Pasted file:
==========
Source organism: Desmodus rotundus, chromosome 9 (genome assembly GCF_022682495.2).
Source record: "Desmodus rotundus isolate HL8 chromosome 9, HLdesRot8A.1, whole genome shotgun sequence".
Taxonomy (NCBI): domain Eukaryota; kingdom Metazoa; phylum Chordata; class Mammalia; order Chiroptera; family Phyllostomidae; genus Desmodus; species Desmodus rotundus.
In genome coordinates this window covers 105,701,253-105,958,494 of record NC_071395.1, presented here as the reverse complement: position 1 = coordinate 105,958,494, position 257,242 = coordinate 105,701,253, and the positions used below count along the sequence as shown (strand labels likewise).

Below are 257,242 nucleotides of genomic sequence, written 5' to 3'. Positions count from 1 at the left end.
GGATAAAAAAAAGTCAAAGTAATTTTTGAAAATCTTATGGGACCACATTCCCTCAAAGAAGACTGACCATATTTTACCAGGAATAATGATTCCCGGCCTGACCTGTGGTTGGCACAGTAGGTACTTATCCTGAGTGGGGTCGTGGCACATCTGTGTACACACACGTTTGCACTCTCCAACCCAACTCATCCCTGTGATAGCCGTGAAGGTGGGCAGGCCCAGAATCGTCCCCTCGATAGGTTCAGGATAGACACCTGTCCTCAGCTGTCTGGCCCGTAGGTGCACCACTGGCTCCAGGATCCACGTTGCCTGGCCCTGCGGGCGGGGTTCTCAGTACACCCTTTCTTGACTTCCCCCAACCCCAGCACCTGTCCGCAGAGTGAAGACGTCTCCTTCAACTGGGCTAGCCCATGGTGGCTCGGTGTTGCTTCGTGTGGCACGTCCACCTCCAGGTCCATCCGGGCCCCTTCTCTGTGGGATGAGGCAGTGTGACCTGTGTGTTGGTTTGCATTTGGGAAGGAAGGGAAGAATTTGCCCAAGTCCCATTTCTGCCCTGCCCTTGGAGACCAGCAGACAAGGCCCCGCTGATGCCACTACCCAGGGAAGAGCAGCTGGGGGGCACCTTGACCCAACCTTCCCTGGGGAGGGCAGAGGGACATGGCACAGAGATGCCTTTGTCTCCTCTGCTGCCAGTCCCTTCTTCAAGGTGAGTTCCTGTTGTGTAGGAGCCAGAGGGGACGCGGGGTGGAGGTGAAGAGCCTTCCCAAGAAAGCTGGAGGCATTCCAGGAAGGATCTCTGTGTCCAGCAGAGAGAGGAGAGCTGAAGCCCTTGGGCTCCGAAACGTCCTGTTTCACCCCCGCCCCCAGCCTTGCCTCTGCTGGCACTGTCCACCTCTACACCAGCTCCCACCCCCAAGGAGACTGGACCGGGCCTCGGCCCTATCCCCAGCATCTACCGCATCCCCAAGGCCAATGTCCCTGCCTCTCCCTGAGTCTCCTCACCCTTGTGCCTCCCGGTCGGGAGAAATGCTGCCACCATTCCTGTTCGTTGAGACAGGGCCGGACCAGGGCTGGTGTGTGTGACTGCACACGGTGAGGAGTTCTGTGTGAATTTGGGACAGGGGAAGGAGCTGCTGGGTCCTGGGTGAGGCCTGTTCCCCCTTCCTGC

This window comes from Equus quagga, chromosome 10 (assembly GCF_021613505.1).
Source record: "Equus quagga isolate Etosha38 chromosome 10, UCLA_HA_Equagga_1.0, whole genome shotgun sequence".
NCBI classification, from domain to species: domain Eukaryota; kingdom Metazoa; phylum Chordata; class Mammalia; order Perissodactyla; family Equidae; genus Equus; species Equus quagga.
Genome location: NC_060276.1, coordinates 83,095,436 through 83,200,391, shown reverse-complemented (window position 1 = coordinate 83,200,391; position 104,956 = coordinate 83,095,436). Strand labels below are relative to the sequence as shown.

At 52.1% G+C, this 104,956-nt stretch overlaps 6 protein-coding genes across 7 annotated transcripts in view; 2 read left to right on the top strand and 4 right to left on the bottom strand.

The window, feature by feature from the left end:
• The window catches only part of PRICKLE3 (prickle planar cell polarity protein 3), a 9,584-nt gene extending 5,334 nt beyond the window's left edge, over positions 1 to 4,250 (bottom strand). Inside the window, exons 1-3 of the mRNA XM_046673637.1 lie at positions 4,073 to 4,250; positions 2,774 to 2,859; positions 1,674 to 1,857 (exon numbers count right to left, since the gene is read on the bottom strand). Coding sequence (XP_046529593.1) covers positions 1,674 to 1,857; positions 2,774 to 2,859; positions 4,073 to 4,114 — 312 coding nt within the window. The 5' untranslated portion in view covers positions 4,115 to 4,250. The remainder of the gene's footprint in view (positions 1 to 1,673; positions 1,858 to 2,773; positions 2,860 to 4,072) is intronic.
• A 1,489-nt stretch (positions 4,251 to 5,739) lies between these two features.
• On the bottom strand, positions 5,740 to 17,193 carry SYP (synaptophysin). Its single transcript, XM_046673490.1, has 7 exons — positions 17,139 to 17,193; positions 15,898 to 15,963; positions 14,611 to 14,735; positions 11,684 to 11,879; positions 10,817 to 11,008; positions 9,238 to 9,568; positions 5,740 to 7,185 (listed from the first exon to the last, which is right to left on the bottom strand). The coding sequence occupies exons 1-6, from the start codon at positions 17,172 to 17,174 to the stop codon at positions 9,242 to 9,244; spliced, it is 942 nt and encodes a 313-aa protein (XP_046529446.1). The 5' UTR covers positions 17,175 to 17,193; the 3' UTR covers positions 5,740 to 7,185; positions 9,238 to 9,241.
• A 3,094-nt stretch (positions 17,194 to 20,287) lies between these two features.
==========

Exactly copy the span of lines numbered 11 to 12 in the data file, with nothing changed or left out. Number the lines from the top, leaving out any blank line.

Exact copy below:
At 52.1% G+C, this 104,956-nt stretch overlaps 6 protein-coding genes across 7 annotated transcripts in view; 2 read left to right on the top strand and 4 right to left on the bottom strand.

The window, feature by feature from the left end: